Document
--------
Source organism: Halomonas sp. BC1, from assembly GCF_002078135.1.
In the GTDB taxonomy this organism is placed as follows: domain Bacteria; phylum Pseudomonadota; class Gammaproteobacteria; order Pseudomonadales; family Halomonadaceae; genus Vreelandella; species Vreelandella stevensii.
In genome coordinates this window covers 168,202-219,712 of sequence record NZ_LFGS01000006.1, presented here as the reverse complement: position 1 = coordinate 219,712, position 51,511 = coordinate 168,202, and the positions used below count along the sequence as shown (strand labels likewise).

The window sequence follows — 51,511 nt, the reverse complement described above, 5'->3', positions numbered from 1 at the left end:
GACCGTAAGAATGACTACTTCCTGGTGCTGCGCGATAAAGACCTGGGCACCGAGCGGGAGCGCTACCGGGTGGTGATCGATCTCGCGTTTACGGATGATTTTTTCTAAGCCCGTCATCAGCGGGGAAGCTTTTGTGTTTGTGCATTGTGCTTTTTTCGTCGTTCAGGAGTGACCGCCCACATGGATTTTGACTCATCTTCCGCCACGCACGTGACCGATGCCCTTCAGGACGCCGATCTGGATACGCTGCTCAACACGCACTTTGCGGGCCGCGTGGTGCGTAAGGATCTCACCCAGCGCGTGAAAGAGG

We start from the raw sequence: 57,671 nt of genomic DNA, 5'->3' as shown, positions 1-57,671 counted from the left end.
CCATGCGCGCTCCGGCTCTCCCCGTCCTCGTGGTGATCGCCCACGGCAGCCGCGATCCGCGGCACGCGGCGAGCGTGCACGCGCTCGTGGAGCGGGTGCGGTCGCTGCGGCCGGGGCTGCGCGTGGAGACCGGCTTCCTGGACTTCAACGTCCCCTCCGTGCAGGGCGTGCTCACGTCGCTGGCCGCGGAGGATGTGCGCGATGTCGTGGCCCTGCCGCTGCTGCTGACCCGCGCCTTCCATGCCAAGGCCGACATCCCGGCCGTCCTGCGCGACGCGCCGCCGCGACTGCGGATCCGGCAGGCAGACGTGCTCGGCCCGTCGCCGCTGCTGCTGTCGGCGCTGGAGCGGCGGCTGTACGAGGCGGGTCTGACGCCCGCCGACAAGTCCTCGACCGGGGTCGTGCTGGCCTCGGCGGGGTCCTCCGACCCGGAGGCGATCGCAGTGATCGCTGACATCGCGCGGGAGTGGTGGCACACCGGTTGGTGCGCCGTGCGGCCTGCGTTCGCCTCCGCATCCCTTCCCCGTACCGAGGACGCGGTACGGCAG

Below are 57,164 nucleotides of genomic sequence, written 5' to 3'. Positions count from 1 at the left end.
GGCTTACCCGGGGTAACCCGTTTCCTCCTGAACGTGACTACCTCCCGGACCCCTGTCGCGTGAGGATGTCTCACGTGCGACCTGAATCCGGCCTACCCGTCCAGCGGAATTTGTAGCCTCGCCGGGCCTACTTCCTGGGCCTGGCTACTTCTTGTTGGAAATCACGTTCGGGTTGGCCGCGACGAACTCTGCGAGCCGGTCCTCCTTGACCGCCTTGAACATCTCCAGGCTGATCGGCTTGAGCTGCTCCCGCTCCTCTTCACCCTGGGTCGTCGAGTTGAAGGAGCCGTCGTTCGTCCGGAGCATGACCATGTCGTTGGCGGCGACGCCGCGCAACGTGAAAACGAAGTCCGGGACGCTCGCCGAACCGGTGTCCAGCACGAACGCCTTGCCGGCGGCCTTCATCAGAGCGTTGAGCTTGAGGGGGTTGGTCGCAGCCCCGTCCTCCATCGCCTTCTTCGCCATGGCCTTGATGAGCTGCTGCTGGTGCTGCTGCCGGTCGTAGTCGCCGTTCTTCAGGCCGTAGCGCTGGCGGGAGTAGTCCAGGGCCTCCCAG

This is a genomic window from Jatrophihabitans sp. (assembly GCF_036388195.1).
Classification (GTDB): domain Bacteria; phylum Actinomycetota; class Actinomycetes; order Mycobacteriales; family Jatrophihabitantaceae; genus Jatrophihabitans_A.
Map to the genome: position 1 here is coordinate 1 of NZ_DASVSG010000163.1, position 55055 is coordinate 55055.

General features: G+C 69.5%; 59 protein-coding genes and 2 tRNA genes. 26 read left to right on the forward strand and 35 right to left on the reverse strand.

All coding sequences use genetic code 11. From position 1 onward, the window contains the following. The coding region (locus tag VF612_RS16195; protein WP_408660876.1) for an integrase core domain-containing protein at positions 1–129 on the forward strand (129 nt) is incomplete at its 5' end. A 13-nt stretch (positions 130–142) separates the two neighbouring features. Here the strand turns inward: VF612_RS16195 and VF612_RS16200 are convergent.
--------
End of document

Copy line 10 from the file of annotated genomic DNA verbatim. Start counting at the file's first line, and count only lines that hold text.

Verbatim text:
This is a genomic window from Jatrophihabitans sp. (assembly GCF_036388195.1).